Interview with Hannah Statham, Founder of Media Mortar

What do you do when you’ve reached the top of your career ladder? Bask in the knowledge that you’ve accomplished such a great feat? Breathe a sigh of relief, knowing that life’s challenges, at least career-wise, now cease to trouble you?

If you’re Hannah Statham, you pack your bags, collect your client list and start again! Loath to spend to rest of her days seamlessly navigating her way to an easy pay check, Hannah decided it was due time to start her own business. Creating Media Mortar in April of this year, the aptly named company specialises in the construction industry, a niche market that Hannah stumbled upon through a chance occurrence. A true trailblazer, Hannah has already outgrown her hot desk arrangement and is planning on an office upgrade – all within six months of starting.

Who knew the construction industry was fraught with people in need of a social media makeover?

Hi Hannah, can you tell me a bit about what you do?

I run a marketing agency called Media Mortar, which is a content marketing agency that specialises in the construction industry. We manage a lot of social media accounts, website copy, ad creation and flyers and also help to create and mould company’s brands. This involves designing logos and websites and even small things, like creating company business cards.

How did Media Mortar end up specialising in the design and construction industry?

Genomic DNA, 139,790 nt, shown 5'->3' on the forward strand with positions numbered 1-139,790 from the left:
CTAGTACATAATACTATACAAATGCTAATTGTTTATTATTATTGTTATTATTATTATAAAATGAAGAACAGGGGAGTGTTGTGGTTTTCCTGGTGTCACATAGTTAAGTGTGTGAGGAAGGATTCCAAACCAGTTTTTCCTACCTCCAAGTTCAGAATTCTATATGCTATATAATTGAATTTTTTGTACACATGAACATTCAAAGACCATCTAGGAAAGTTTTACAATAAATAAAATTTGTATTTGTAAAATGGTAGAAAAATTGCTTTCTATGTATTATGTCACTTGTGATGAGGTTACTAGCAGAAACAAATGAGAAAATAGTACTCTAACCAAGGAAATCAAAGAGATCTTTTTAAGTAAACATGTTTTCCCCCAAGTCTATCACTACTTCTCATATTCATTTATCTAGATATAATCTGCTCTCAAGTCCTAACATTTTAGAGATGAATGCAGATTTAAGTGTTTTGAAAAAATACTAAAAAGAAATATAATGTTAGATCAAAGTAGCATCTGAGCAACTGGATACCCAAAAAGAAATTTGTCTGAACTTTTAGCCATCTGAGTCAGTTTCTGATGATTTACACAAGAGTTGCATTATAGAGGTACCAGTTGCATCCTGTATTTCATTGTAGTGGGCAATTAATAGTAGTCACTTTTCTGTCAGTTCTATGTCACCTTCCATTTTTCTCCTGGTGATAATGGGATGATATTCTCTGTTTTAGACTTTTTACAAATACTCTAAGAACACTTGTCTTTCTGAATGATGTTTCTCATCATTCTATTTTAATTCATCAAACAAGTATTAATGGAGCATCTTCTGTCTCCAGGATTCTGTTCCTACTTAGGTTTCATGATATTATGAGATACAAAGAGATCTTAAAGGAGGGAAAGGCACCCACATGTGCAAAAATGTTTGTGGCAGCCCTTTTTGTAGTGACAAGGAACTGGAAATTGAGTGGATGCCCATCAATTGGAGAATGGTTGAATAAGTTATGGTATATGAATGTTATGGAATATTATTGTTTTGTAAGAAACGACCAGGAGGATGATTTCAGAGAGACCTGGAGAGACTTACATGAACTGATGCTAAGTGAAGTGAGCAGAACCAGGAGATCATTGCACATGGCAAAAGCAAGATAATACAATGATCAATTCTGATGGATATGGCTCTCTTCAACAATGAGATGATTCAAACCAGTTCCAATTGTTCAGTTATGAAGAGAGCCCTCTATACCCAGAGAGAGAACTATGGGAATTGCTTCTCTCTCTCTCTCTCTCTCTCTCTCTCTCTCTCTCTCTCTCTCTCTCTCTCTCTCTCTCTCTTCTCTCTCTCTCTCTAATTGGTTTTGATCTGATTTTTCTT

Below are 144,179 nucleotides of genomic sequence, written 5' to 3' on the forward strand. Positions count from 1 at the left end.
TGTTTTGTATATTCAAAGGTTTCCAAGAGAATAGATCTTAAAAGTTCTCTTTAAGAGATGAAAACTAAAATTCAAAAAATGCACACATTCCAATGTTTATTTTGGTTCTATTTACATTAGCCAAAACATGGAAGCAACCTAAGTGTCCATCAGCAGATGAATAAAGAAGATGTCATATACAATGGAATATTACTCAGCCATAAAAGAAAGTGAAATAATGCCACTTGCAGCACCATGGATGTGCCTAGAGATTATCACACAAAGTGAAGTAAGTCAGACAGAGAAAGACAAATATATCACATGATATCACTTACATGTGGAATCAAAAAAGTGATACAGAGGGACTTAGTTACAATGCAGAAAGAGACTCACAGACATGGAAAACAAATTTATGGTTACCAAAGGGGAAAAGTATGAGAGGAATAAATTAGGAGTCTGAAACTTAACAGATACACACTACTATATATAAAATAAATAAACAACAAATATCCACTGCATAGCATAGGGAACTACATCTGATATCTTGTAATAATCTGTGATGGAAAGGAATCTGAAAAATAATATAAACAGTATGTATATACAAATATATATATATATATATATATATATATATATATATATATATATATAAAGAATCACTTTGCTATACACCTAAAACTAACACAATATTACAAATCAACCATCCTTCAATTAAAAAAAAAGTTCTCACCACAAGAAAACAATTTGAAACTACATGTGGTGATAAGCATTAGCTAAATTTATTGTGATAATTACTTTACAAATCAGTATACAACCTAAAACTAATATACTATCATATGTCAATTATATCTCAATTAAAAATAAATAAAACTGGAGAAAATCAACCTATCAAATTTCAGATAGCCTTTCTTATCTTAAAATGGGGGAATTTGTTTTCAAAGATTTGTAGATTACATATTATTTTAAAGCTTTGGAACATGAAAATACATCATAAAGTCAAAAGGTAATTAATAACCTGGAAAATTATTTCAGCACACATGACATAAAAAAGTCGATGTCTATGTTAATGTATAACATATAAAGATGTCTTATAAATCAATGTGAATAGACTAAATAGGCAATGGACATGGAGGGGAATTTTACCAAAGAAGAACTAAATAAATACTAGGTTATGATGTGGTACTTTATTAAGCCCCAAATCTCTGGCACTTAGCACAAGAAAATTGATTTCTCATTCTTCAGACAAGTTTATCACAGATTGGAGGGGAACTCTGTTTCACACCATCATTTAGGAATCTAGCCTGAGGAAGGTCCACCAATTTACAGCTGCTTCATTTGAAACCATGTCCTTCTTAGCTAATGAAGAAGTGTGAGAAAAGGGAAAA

I have an extensive background in the tourism industry, due to my experience working as a publicist for Tourism and Events Queensland. My role involved me managing publicity for destinations, hotel brands, and airlines. Working with the construction industry was a bit of a happy accident, as it happened quite organically. My boyfriend is an architect, and he wasn’t the best at showcasing his work digitally, so I managed his accounts for him. After a while, people he knew began to ask me to manage their accounts too. I ended up stumbling upon a niche that no one was servicing, and there were a lot of people that needed my help.

What made you decide to take the leap and create your own agency?

I’d worked for an agency for a number of years and had reached the height of my career. There wasn’t any more room to grow and I was looking for a challenge. I’ve always wanted to be my own boss and it seemed like the right time to do it.

I left with my own personal client base and my monthly income sorted, so it wasn’t a process I rushed into. I would describe the whole experience like jumping out of an airplane with a parachute. It’s scary and exhilarating but I knew I would be fine, or at least, likely fine!

How many people did you start with?

I have the classic founder story of starting a business from my lounge room. I began this venture in April of 2017 and by May I had reached working capacity and required an intern to help me manage. As a lecturer for The Queensland University of Technology, I thought it would be worthwhile to put some feelers out so I contacted my course coordinator and enquired about working at the library until I found a suitable space. I hadn’t thought much about coworking as I’d done it a few times before and had never taken to it. My course coordinator told me about The Coterie and I contacted them immediately.

I’ve been at CEA for six months now.

How big is the team now?